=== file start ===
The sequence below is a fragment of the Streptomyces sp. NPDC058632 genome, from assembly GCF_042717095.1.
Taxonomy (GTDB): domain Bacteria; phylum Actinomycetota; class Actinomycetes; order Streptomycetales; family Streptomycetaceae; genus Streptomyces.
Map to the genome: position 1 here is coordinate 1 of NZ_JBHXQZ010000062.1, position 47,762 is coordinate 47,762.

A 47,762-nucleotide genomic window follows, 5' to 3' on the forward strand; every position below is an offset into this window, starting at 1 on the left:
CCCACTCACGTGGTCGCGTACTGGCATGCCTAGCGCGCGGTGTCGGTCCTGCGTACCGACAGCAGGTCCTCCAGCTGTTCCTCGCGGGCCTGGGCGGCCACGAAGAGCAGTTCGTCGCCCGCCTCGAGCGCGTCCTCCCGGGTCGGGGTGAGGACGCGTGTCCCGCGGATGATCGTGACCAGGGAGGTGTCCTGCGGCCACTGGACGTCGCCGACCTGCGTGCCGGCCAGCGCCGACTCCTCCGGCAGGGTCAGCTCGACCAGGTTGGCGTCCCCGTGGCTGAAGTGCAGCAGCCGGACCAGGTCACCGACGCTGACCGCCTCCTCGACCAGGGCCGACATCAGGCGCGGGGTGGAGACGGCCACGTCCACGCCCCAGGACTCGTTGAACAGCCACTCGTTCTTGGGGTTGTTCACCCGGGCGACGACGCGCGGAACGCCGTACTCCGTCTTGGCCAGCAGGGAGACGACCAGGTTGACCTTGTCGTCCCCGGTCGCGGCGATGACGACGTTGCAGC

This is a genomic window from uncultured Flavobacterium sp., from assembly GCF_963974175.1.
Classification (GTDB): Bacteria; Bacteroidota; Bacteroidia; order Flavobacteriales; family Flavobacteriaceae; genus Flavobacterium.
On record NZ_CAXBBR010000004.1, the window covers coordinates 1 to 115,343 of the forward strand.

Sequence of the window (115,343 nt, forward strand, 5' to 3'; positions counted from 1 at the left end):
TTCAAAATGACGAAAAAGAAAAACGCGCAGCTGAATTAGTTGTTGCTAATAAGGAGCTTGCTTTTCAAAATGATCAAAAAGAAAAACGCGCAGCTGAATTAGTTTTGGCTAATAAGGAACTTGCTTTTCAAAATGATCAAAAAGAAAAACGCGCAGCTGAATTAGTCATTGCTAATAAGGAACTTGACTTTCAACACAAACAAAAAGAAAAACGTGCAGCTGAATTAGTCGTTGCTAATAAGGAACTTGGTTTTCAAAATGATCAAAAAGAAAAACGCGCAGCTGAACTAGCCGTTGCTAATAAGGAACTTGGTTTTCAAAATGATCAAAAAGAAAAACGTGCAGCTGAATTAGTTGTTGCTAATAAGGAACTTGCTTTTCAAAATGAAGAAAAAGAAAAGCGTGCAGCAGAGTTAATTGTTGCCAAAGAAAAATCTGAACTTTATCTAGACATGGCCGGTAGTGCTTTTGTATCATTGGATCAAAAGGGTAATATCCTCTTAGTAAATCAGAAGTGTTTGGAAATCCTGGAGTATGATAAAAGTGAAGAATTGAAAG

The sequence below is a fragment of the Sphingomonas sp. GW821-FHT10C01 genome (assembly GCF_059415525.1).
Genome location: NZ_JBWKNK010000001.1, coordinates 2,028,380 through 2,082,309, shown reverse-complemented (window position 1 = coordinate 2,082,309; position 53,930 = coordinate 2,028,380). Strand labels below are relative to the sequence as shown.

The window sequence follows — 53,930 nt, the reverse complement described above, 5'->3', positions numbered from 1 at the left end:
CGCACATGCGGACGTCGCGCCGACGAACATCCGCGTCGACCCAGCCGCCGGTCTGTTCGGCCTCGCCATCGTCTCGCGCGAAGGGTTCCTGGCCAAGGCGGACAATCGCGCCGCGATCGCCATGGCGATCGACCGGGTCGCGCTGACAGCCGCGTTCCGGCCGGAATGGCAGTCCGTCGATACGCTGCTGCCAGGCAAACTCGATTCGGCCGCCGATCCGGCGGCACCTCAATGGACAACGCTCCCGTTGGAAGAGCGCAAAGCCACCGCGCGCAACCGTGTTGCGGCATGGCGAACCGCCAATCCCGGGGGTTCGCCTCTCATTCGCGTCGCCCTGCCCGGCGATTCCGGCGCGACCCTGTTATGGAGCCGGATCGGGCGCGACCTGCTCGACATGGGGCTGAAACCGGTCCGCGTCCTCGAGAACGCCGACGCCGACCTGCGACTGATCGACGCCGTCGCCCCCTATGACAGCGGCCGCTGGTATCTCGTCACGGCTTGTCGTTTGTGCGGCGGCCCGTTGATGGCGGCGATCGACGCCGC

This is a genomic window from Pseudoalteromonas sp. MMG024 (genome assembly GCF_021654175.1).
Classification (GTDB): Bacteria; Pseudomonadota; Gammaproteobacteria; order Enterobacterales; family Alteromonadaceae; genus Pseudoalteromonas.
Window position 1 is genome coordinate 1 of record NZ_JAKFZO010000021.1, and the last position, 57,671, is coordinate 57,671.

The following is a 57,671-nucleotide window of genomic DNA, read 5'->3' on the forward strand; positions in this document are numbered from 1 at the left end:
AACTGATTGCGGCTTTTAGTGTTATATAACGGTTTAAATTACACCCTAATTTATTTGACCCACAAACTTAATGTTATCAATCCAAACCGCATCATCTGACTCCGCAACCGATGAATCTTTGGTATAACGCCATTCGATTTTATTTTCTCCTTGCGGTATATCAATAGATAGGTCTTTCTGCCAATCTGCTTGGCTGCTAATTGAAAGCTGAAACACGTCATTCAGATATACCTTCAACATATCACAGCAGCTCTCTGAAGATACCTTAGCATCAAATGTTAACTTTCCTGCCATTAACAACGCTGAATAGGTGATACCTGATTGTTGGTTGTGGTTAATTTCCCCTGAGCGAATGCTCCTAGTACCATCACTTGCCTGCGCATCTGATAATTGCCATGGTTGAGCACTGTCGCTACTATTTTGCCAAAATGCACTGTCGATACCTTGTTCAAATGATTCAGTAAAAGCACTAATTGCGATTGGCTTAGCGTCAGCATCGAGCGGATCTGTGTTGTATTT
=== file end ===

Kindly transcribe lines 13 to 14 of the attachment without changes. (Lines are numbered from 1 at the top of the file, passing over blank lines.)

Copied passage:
The window sequence follows — 53,930 nt, the reverse complement described above, 5'->3', positions numbered from 1 at the left end:
CGCACATGCGGACGTCGCGCCGACGAACATCCGCGTCGACCCAGCCGCCGGTCTGTTCGGCCTCGCCATCGTCTCGCGCGAAGGGTTCCTGGCCAAGGCGGACAATCGCGCCGCGATCGCCATGGCGATCGACCGGGTCGCGCTGACAGCCGCGTTCCGGCCGGAATGGCAGTCCGTCGATACGCTGCTGCCAGGCAAACTCGATTCGGCCGCCGATCCGGCGGCACCTCAATGGACAACGCTCCCGTTGGAAGAGCGCAAAGCCACCGCGCGCAACCGTGTTGCGGCATGGCGAACCGCCAATCCCGGGGGTTCGCCTCTCATTCGCGTCGCCCTGCCCGGCGATTCCGGCGCGACCCTGTTATGGAGCCGGATCGGGCGCGACCTGCTCGACATGGGGCTGAAACCGGTCCGCGTCCTCGAGAACGCCGACGCCGACCTGCGACTGATCGACGCCGTCGCCCCCTATGACAGCGGCCGCTGGTATCTCGTCACGGCTTGTCGTTTGTGCGGCGGCCCGTTGATGGCGGCGATCGACGCCGC